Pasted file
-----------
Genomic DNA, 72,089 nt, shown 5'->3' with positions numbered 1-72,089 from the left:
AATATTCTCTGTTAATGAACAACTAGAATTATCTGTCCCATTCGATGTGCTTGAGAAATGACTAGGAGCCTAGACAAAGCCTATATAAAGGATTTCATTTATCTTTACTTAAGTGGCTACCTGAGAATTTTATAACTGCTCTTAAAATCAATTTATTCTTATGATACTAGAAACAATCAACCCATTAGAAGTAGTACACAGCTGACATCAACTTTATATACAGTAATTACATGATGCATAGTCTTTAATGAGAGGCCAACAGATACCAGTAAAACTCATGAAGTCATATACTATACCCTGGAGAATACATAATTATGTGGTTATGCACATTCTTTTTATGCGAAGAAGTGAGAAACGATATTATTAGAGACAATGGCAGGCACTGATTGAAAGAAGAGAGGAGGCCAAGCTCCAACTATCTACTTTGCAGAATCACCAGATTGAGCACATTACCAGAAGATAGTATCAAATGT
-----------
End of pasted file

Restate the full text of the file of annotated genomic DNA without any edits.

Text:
Genomic DNA, 72,089 nt, shown 5'->3' with positions numbered 1-72,089 from the left:
AATATTCTCTGTTAATGAACAACTAGAATTATCTGTCCCATTCGATGTGCTTGAGAAATGACTAGGAGCCTAGACAAAGCCTATATAAAGGATTTCATTTATCTTTACTTAAGTGGCTACCTGAGAATTTTATAACTGCTCTTAAAATCAATTTATTCTTATGATACTAGAAACAATCAACCCATTAGAAGTAGTACACAGCTGACATCAACTTTATATACAGTAATTACATGATGCATAGTCTTTAATGAGAGGCCAACAGATACCAGTAAAACTCATGAAGTCATATACTATACCCTGGAGAATACATAATTATGTGGTTATGCACATTCTTTTTATGCGAAGAAGTGAGAAACGATATTATTAGAGACAATGGCAGGCACTGATTGAAAGAAGAGAGGAGGCCAAGCTCCAACTATCTACTTTGCAGAATCACCAGATTGAGCACATTACCAGAAGATAGTATCAAATGT